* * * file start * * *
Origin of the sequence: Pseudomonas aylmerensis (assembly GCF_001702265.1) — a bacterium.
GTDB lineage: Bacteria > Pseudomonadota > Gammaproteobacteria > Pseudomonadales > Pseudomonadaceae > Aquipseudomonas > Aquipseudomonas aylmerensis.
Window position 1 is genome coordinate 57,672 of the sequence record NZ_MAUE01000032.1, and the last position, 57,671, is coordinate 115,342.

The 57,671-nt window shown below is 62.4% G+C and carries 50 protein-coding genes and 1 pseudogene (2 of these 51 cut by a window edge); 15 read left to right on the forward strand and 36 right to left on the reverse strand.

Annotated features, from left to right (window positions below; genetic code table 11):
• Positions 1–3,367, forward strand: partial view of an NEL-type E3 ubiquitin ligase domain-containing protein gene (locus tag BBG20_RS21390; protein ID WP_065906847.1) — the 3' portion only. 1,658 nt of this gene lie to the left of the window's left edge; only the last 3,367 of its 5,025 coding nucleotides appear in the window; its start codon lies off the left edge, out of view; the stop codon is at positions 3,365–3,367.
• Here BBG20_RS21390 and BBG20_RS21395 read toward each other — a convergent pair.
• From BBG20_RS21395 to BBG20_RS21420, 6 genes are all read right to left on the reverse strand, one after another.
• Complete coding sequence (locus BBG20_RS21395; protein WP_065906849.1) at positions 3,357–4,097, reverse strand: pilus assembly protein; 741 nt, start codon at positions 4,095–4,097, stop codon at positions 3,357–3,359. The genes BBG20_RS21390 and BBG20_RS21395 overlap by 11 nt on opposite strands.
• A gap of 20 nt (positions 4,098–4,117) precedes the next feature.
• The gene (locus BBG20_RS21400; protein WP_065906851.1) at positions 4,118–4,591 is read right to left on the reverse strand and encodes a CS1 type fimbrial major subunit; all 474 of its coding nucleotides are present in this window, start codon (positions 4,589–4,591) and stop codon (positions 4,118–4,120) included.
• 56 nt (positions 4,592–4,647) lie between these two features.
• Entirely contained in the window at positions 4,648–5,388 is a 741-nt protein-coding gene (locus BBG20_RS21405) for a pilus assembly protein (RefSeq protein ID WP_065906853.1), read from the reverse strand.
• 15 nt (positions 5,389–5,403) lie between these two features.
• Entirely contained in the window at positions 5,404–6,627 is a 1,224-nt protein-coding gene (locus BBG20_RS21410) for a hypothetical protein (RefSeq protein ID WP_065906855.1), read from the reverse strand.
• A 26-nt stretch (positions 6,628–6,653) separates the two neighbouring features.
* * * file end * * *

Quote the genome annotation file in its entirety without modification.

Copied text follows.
Origin of the sequence: Pseudomonas aylmerensis (assembly GCF_001702265.1) — a bacterium.
GTDB lineage: Bacteria > Pseudomonadota > Gammaproteobacteria > Pseudomonadales > Pseudomonadaceae > Aquipseudomonas > Aquipseudomonas aylmerensis.
Window position 1 is genome coordinate 57,672 of the sequence record NZ_MAUE01000032.1, and the last position, 57,671, is coordinate 115,342.

The 57,671-nt window shown below is 62.4% G+C and carries 50 protein-coding genes and 1 pseudogene (2 of these 51 cut by a window edge); 15 read left to right on the forward strand and 36 right to left on the reverse strand.

Annotated features, from left to right (window positions below; genetic code table 11):
• Positions 1–3,367, forward strand: partial view of an NEL-type E3 ubiquitin ligase domain-containing protein gene (locus tag BBG20_RS21390; protein ID WP_065906847.1) — the 3' portion only. 1,658 nt of this gene lie to the left of the window's left edge; only the last 3,367 of its 5,025 coding nucleotides appear in the window; its start codon lies off the left edge, out of view; the stop codon is at positions 3,365–3,367.
• Here BBG20_RS21390 and BBG20_RS21395 read toward each other — a convergent pair.
• From BBG20_RS21395 to BBG20_RS21420, 6 genes are all read right to left on the reverse strand, one after another.
• Complete coding sequence (locus BBG20_RS21395; protein WP_065906849.1) at positions 3,357–4,097, reverse strand: pilus assembly protein; 741 nt, start codon at positions 4,095–4,097, stop codon at positions 3,357–3,359. The genes BBG20_RS21390 and BBG20_RS21395 overlap by 11 nt on opposite strands.
• A gap of 20 nt (positions 4,098–4,117) precedes the next feature.
• The gene (locus BBG20_RS21400; protein WP_065906851.1) at positions 4,118–4,591 is read right to left on the reverse strand and encodes a CS1 type fimbrial major subunit; all 474 of its coding nucleotides are present in this window, start codon (positions 4,589–4,591) and stop codon (positions 4,118–4,120) included.
• 56 nt (positions 4,592–4,647) lie between these two features.
• Entirely contained in the window at positions 4,648–5,388 is a 741-nt protein-coding gene (locus BBG20_RS21405) for a pilus assembly protein (RefSeq protein ID WP_065906853.1), read from the reverse strand.
• 15 nt (positions 5,389–5,403) lie between these two features.
• Entirely contained in the window at positions 5,404–6,627 is a 1,224-nt protein-coding gene (locus BBG20_RS21410) for a hypothetical protein (RefSeq protein ID WP_065906855.1), read from the reverse strand.
• A 26-nt stretch (positions 6,628–6,653) separates the two neighbouring features.